The National Council of Resistance of Iran (NCRI) and the People’s Mujahedin of Iran (PMOI / MEK Iran), reported that the state-run media has recently admitted that Iran’s economic infrastructure is in rapid decline as a result of the regime’s misguided policies and systemic corruption.
Amid state-run media’s best efforts to downplay the crisis, even their carefully crafted statistics refute arguments that sanctions are to blame for Iran’s economic woes.
The state-run Vatan-e Emrooz daily claimed in an article on Monday that the poverty line in Iran had risen by 165 percent from 2013 to 2019.
“According to the Parliamentary Research Center studies, the poverty line of 4-person households in Tehran from 2013 to 2019 has increased from 1.7 million tomans to 4.5 million tomans. Thus, the poverty line increased by nearly 165 percent. Given currency fluctuations and the coronavirus situation, the poverty line is estimated to had risen again in 2020.”
“Per capita income in Iran has fallen sharply in the last eight years. The record for the highest per capita income in the country is related to 2011 when the share of each Iranian in the GDP was 7 million and 370 thousand tomans. Then, we saw a decline in per capita income, so that the estimates of the Parliamentary Research Center show that in 2019 this income has fallen to the lowest level and has reached 4 million and 870 thousand tomans,” Vatan-e Emrooz reported.
Abbas Akhundi, the regime’s former Minister of Urban Development, was cited in the state-run Jahan-e Sanat daily on Monday as acknowledging that “the continuous and rising inflation level for the past 50 years has trapped people in poverty and burns them to the core.”
Iran is one of the world’s richest nations. Despite this, Iranian’s face poverty, inflation, and skyrocketing prices.
Every day, despite the mullahs’ factional feuds, another instance of regime corruption is exposed, while Iranian’s grapple with misery.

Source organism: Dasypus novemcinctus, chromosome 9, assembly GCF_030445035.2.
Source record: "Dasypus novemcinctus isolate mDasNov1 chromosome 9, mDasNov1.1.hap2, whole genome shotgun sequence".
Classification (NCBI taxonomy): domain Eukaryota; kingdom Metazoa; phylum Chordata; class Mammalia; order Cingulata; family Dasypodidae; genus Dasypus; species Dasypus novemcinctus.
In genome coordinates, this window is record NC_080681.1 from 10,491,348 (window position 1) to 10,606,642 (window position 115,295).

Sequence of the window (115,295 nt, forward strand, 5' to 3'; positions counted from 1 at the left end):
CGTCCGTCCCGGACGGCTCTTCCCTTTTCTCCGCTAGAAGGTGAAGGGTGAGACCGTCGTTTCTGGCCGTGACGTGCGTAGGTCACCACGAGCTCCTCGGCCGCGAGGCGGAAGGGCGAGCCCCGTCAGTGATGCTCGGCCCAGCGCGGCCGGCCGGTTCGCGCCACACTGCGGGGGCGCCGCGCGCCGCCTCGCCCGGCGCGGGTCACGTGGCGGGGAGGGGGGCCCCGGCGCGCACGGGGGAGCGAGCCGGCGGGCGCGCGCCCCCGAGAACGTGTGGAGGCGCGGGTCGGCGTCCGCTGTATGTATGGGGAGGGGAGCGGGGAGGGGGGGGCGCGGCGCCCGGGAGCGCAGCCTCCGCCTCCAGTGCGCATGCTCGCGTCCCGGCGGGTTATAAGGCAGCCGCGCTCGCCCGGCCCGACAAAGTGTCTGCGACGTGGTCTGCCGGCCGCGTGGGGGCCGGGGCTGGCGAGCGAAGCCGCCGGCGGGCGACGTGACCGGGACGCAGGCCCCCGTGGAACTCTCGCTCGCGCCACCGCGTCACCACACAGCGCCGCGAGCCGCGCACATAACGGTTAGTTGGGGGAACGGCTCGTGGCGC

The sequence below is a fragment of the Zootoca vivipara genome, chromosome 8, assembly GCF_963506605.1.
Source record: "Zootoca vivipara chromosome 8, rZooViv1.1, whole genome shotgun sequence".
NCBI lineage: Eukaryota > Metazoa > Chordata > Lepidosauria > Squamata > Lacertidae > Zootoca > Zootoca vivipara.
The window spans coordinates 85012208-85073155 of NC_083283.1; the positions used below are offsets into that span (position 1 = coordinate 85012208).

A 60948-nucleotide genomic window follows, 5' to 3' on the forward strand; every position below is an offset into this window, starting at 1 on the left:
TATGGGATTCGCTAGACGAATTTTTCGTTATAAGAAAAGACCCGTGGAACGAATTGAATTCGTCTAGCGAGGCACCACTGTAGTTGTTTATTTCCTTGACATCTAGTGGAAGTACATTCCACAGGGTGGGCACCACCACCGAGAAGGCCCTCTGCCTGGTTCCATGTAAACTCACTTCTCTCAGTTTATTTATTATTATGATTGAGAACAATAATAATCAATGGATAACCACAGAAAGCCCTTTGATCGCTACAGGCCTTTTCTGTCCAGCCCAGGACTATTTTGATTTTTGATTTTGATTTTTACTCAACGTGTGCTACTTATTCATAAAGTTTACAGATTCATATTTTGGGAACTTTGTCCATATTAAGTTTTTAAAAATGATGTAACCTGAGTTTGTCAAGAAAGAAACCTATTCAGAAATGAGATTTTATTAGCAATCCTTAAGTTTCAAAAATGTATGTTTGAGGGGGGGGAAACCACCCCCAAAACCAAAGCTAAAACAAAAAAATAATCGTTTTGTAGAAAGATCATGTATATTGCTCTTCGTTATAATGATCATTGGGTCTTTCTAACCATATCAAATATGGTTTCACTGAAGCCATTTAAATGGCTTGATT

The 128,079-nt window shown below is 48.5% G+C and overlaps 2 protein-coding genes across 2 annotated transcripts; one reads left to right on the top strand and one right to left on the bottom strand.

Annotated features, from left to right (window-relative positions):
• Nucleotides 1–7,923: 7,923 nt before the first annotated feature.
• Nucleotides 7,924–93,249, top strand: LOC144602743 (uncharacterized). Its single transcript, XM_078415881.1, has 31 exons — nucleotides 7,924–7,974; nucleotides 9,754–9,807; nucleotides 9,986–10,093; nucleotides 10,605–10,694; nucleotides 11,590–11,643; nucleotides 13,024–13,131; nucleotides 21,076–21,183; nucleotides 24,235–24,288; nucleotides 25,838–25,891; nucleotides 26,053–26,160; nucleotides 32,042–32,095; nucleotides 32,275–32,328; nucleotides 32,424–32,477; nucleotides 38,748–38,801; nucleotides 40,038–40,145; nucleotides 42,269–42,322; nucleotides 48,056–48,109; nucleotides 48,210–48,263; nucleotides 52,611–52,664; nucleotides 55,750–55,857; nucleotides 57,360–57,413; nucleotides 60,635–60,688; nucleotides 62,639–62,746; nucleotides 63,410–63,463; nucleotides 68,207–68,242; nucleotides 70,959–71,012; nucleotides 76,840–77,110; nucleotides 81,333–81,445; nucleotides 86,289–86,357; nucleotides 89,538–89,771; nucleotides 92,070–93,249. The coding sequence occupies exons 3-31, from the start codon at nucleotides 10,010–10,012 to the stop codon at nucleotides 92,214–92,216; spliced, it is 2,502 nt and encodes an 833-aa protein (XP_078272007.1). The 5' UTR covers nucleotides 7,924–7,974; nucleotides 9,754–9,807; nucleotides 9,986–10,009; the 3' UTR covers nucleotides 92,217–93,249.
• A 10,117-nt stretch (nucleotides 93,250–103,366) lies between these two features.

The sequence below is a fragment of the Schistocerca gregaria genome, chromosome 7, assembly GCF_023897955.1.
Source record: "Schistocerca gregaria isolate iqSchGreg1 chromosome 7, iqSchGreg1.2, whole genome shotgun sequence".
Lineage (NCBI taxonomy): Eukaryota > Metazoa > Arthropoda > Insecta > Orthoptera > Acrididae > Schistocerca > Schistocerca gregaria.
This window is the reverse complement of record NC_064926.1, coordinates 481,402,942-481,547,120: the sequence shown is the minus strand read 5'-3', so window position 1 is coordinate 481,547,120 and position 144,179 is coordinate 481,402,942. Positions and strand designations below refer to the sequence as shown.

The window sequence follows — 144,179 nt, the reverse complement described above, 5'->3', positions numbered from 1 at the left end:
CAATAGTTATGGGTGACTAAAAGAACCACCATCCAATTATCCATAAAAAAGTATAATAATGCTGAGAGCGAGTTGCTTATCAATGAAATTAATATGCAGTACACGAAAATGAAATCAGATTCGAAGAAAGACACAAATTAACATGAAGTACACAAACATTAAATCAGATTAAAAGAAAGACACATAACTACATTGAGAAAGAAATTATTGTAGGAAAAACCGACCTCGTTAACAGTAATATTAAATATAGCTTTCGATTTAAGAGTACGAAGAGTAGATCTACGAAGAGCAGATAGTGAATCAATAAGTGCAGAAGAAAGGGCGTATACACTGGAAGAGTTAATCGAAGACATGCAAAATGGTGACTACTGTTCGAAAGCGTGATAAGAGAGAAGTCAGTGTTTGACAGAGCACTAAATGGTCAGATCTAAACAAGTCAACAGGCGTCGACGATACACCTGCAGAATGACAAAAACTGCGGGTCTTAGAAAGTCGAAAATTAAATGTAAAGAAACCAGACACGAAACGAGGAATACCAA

On Monday, the state-run Jam-e Jam daily read, “The publication of the Former Central Bank Chief, Waliullah Seif’s indictment shows mismanagement has hurt the country’s economy more than sanctions.”
“The foreign exchange policy in the country goes directly to the President and the Central Bank Chief, and if there is any disruption in this regard, according to experts, these two people should be held accountable. Issues such as determining bank interest rates and large cases of currency microeconomics are done with the coordination of the President and by order of the Central Bank’s chief,” according to a Jam-e Jam report.
In another example, the regime’s fraudulent presidential election candidates waste millions of tomans on their campaigns while people suffer from hardship, according to the state-run Mostaghel daily on Monday.
“In a situation where people are facing economic problems, how do some presidential candidates spend hundreds of billions of tomans on advertising? What are the factors that have caused a presidential candidate in Iran to reach hundreds of billions of tomans of wealth and spend it on his campaign?” Mostaghel wrote.
Iranians, as the state-run media acknowledged, are suffering from hunger and witnessing the regime’s corruption. As a result, public dissatisfaction with the regime has grown, as evidenced by the ongoing protests in Iran.
As the regime’s sham presidential elections approach, state-run media alert regime officials of public retaliation.
“From one point of view, the presidential election is a referendum. As a result, participation or non-participation must be based on an appreciation of and acceptance of this premise. Let us be alert and think of a solution; the sharp decline and poverty of public confidence in the regime have raised the alarm more than economic poverty since today,” the Arman daily published on Wednesday.